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How to Gather Assets for a Case Study

by Celeste Caraker | Apr 5, 2024, 17:28 PM

If you spend any amount of time on the internet, you’re bound to have come across a marketing case study. Marketing case studies are a great way to prove the value of a service or product that you offer. And there’s a reason there are so many! They are a highly effective tool for showing someone why they should choose you, especially if you operate in a niche industrial or manufacturing market or operate a small business. Use our guide to take out the guesswork, simplify the process, and gather the assets you need to write the perfect case study. 

#1: Pick a Project, Product, or Customer Ahead of Time

The best case studies come from the most impactful use cases you have. The best way to identify the right project or product to focus on is by asking yourself a few questions:

  • Do you know about a project/product that will solve a huge problem for a client or customer? 
  • Is your latest product or service revolutionary in your industry and has an important company purchased it? 
  • Have you been interacting with a client or customer who is very enthusiastic about what you have to offer? 

Once you can answer “yes” to one (or even all) of these questions, you have the right choice for your case study. 

#2: Capture Customer/Client Feedback Throughout the Process

After you’ve chosen your focus, it’s time to gather one of your most important assets: a testimonial. No one can speak to your audience like someone who has experienced what you offer firsthand. There are a few guidelines for collecting feedback thoughtfully: 

  • Request permission to share the feedback first and foremost, especially if you want to feature any names (personal or company)
  • Gather feedback before, during, and after the use of your product or service
  • Collect any anecdotal feedback that you can use as you write but do not necessarily quote directly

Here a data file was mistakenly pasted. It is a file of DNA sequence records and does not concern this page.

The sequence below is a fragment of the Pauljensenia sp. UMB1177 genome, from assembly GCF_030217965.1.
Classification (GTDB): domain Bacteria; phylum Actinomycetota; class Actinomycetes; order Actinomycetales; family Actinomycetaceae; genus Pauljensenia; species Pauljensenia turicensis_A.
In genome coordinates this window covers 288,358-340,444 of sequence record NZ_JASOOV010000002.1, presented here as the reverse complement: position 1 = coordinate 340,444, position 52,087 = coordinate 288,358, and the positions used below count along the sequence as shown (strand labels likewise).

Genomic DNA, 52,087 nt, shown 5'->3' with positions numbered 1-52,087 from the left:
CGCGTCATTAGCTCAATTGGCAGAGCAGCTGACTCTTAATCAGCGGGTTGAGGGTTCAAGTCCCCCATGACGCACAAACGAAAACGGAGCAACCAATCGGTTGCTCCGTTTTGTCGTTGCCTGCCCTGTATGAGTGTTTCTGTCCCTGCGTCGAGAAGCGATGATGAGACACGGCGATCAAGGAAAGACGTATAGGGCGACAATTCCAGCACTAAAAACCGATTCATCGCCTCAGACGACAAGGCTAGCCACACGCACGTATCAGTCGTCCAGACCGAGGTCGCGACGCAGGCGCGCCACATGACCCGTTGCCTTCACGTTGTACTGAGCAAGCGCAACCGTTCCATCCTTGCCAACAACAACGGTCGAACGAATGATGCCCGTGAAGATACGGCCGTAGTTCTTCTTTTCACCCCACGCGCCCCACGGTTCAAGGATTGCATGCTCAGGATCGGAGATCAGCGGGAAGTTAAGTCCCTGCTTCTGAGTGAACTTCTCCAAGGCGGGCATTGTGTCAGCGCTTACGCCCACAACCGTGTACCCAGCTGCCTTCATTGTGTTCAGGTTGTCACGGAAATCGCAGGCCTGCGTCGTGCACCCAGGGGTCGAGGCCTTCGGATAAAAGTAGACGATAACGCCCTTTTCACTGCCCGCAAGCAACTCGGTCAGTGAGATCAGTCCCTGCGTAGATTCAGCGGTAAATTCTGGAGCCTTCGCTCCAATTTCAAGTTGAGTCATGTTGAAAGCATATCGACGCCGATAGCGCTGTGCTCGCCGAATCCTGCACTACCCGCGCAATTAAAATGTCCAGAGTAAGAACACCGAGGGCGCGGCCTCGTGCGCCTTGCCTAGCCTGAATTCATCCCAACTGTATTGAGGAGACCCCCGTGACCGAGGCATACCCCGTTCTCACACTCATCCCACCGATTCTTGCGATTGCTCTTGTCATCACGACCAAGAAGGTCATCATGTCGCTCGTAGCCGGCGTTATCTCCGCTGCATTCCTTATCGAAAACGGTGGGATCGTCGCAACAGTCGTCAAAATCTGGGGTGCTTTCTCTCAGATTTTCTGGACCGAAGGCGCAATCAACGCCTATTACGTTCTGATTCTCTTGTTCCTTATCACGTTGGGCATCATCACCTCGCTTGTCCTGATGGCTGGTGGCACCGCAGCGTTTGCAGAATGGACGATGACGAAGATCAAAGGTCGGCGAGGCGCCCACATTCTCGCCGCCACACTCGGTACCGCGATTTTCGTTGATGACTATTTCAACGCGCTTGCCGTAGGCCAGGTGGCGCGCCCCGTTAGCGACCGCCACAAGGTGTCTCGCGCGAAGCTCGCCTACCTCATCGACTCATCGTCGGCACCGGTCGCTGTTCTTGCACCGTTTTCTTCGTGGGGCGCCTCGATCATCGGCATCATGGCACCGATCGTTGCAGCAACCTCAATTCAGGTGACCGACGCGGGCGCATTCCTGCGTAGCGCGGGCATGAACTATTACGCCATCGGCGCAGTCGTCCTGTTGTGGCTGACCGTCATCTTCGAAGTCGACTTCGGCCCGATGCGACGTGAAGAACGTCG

Using customer/client testimonials helps establish trust and avoid sounding “salesy” when you finally write the case study. 

#3: Take Pictures and Videos

Modern users appreciate a multimedia approach in their web content. It breaks up the words and draws the eyes through the full piece. It also gives you a chance to showcase your work or product in a meaningful way. Some multimedia pieces to accumulate include:

  • Pictures of the product or service in use (bonus if it’s before and after!)
  • Video of customers/clients using your product or service
  • Video of customers/clients offering a testimonial 
  • Graphs or charts showing powerful data about the impact of your offering

When you integrate other media formats, you make it easy for any reader to quickly see exactly what you can do to solve their problem. 

Don’t have a dedicated video or photography team? No problem! You can use a smartphone to capture what you need, but always be sure to optimize your files. Keep video files short and follow guidelines for optimizing images for the web. 

#4: Data, Data, Data

No case study is complete without some kind of data point. When you can put numbers to what you do, your audience will respond. When you choose your data, look for instances where your product or service: 

  • Significantly increased or decreased a key metric
  • Provided measurable ROI for your client or customer
  • Outperformed a statistical average 
  • Created a trend or went beyond a trend

A word of caution. Data is great, but be sure not to bombard your audience with too much. Give them the hardest-hitting data points, not a full rundown of everything you collected.

#5: Use a Repeatable Template

It would be a waste of time to go through the effort of creating just one case study. You’ll maximize your results with a series of case studies that show your range. To streamline the process, create a simple, repeatable template. Here’s a basic outline of what to include:

  • A title that quickly captures your audience with a key point of the case study
  • A short introduction that includes highlights of the case study (bullet points work great!)
  • Background about the problem your customer/client faced, including any relevant quotes and media
  • How your product or service solved the problem, including any relevant quotes and media
  • Social proof, like data, photos, videos, or follow-up testimonials
  • A CTA section that provides contact information or some other action you want the reader to take 

Once you have your template, keep using it! And if it needs to evolve, adjust the template and go back to update any case studies that are still impactful or popular. 

An important note about your template. Make sure it’s in keeping with your brand. Follow all your company’s branding guidelines and make it as personal to you as possible so anyone can tell at a glance where the case study came from. 

Are you still hesitant to craft a case study on your own? Choose marketing case study masters from BoxCrush. We have a team that includes writers, designers, and developers who can help bring your vision to life without taking away time from your other goals. One of our specialties is helping you stand out from a crowded market or be more visible in a unique market. We can also provide SEO, tracking links, QR codes, and more modern digital elements that can drive your bottom line. Use the form below or call us at 317-816-9353.

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